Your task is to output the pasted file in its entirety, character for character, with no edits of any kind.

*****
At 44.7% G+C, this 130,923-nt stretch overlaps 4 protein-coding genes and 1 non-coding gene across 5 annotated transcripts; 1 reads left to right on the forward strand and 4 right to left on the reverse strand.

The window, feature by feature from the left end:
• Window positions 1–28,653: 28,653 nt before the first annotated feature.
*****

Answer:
At 44.7% G+C, this 130,923-nt stretch overlaps 4 protein-coding genes and 1 non-coding gene across 5 annotated transcripts; 1 reads left to right on the forward strand and 4 right to left on the reverse strand.

The window, feature by feature from the left end:
• Window positions 1–28,653: 28,653 nt before the first annotated feature.